Wednesday, June 5, 2019

Early and LATE Dementia


From the day Jim was diagnosed with an Alzheimer’s type of dementia, I researched the disease through all sources possible. I used the Internet, books, pamphlets, watched TV specials, and talked to some of the top researchers in the country.


My conclusion was that early onset dementia and dementia in older people seemed to be two different diseases. It seemed obvious to me that early onset progressed much faster. That didn’t seem logical since younger people generally started out with healthier bodies. Yet, I found that the median life expectancy of younger-onset Alzheimer’s was six to eight years. For those diagnosed with Alzheimer’s later in life, the average life expectancy was ten years, but could be as long as twenty years or more.

Now, researchers have discovered that some seniors who had been diagnosed with Alzheimer’s actually had a type of dementia identified as LATE (Limbic-predominant Age-related TDP-43 Encephalopathy).

Although LATE mimics Alzheimer’s disease, the proteins beta-amyloid plaques and tau tangles that are the hallmark signs of Alzheimer’s do not cause the dementia. LATE is caused by deposits of the protein TDP-43 (transactive response DNA binding protein of 43 kDa) in the brain.

The report identifying LATE was published in the April 30, 2019, issue of the journal Brain. This is a major breakthrough in how researchers will look at dementia in older adults. LATE is believed to affect 25% of seniors with dementia who are eighty-five years or older.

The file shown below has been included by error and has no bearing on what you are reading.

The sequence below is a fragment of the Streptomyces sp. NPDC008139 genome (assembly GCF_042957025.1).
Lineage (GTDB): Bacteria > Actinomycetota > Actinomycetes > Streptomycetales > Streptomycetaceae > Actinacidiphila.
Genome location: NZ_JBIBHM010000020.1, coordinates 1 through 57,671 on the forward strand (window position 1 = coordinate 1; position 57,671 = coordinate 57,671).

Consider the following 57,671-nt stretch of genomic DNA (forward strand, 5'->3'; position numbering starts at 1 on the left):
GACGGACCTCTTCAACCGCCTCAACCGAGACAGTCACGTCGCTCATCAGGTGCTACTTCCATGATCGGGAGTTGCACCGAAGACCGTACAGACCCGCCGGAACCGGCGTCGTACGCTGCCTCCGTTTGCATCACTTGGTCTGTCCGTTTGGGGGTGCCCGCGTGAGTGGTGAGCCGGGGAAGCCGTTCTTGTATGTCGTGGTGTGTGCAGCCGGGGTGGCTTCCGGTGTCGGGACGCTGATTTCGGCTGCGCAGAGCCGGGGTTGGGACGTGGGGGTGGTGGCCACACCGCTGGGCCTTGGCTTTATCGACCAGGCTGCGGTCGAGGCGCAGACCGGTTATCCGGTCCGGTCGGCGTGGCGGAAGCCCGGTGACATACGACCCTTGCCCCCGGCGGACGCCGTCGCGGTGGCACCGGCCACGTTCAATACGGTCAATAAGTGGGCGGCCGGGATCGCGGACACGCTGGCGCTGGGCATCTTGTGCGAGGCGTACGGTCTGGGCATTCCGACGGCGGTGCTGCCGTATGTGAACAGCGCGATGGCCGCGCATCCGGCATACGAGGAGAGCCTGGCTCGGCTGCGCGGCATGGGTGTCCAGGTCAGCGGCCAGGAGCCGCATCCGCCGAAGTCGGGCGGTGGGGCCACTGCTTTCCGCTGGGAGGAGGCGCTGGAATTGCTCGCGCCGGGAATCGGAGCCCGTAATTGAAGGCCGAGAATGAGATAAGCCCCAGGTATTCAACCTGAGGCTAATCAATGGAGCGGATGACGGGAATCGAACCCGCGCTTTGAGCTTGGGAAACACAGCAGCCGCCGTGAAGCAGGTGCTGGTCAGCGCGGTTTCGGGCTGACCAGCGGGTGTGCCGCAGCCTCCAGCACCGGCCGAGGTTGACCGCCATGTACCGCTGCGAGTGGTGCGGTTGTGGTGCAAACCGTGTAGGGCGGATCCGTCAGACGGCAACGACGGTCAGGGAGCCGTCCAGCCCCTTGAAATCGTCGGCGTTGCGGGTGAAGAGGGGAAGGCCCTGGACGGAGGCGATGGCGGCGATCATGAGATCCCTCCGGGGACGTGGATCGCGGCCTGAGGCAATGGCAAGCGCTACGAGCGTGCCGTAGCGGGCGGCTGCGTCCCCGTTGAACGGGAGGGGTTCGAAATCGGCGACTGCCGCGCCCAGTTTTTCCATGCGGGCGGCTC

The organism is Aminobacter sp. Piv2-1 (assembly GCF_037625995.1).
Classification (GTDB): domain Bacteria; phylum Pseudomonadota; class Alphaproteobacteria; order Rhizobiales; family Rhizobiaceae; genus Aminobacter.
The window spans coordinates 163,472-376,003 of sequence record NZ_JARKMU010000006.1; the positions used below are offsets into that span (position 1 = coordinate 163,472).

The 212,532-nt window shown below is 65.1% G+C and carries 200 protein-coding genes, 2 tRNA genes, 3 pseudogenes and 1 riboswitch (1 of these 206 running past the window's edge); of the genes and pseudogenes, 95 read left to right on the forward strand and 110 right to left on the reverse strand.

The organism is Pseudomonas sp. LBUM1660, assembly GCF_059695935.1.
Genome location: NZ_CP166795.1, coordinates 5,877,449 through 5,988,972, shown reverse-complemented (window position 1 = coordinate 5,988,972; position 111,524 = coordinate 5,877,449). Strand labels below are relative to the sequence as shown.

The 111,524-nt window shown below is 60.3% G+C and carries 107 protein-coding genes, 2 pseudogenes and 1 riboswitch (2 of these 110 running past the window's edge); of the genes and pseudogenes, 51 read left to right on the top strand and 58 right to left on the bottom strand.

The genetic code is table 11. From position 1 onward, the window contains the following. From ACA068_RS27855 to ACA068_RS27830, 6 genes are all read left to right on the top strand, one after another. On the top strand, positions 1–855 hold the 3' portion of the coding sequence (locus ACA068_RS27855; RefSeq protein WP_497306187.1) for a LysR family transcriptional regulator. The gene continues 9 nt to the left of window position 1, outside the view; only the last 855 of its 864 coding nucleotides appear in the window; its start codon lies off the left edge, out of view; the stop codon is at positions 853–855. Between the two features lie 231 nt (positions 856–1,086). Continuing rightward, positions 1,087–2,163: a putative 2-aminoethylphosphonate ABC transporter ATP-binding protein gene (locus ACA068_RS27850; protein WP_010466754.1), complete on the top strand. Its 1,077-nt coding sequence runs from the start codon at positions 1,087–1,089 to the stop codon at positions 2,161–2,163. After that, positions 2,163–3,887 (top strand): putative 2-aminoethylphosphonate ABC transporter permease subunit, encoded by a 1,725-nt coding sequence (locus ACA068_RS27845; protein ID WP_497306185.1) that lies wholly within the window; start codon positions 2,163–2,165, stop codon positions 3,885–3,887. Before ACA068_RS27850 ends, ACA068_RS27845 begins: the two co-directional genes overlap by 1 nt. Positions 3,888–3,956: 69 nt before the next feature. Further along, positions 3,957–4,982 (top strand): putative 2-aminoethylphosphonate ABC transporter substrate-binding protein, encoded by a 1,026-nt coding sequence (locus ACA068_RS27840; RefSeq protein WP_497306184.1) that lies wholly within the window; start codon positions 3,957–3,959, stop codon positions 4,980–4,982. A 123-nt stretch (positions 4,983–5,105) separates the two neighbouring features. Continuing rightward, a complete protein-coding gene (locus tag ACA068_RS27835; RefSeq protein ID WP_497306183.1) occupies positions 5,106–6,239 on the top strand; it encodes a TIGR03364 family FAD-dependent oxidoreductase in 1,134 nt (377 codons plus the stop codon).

At the Alzheimer’s Advocacy Forum in Washington, D.C., advocates often receive reports from Richard Hodes, M.D. director of the National Institute on Aging (NIA), part of the National Institutes of Health (NIH).  This latest development in the study of dementia can be seen as an opportunity. Dr. Hodes said, “The guidance provided in this report, including the definition of LATE, is a crucial step toward increasing awareness and advancing research for both this disease and Alzheimer’s as well.”

Abnormal TDP-3 had been previously identified in ALS (amyotrophic lateral sclerosis) also known as Lou Gehrig’s disease. TDP-3 has been found in FTLD (frontotemporal lobar degeneration). FTLD is a group of disorders that affects the frontal and/or temporal areas of the brain. FTD (frontotemporal degeneration) is a rare disease more commonly found in those younger than sixty years of age.

The progression of LATE is slower than Alzheimer’s disease. When LATE and Alzheimer’s disease are both present, the disease progresses more rapidly than either disease does alone.
The information from this study came from brain autopsy reports. We had an autopsy on Jim’s brain for the simple reason that I wanted to know what disease he had and whether it was hereditary. Of several terms used in his autopsy, I recognized a few: neurodegenerative disorder, incidental Lewy body, frontotemporal atrophy, swollen neurons, and tau positive glial inclusions. The cover letter said that Jim showed no signs of Alzheimer’s. He had corticobasal degeneration, a rare (non-hereditary) disease, and one I had never heard of.

Treatments targeting beta amyloid plaques would not be effective in a disease that does not have the plaques. Rare diseases do not have the funding of diseases that are more common. Funding Alzheimer’s research is our greatest hope of finding effective treatment for other types of dementia.

Sources:

Copyright © June 2019 by L.S. Fisher
#ENDALZ


2 comments:

Unknown said...

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